BACKGROUND: The specific aim of this study was to determine the whether a novel, hydrogel-coated polyester mesh (Scout) can be used to reduce the incidence and severity of adhesion formation in vivo.
METHODS: An established rat model of post-surgical adhesion formation was used in which adhesions are generated through surgical trauma to the surfaces of the cecum and the adjacent abdominal wall. Thirty-seven rats were randomly allocated either to a control group (no intervention; n=14 rats) or to one of two treatment groups in which the abraded surfaces were separated with either the Scout material (n=11 rats) or an FDA-approved form of expanded polytetrafluorethylene (PTFE) (PRECLUDE Vessel Guard; n=12 rats). Animals were euthanized 7 d after surgery and gross necropsy examinations were performed. Mechanical testing was used to measure the strength of any adhesions that were identified, and histology was used to characterize within the adhesion tissue and on the surface(s) of the barrier materials.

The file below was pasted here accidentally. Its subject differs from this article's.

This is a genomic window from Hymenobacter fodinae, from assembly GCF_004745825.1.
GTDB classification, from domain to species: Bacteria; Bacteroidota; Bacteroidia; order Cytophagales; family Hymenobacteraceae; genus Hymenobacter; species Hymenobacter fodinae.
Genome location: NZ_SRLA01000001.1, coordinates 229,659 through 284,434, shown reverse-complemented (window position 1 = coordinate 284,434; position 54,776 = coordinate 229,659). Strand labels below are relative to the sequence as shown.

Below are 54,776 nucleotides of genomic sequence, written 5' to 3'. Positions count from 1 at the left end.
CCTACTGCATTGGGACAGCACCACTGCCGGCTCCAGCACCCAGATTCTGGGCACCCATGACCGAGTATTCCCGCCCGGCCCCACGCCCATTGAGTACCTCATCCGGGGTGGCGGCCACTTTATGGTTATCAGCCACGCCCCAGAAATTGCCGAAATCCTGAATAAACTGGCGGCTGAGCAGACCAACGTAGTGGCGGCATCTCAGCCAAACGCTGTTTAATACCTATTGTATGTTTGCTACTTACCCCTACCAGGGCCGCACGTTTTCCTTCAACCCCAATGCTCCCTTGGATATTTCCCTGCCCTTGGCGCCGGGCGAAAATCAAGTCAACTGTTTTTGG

RESULTS: Five animals were excluded because of surgical failure (1 control; 2 PRECLUDE Vessel Guard; 2 Scout). Adhesions were seen in 10 of 13 control animals (77%). There were no adhesions in any of the animals treated with either PRECLUDE Vessel Guard or Scout material. Histology demonstrated mild cellular adhesion to both the PRECLUDE Vessel Guard and the Scout material. Although there was a sub-acute to chronic inflammatory response to the surgical trauma, there was no evidence of delamination, shearing, or degradation of either the Scout material or PRECLUDE Vessel Guard.
CONCLUSIONS: The hydrogel-coated Scout material was as effective as the approved predicate material in this model. Both materials were well tolerated. Further testing of the Scout material is now warranted.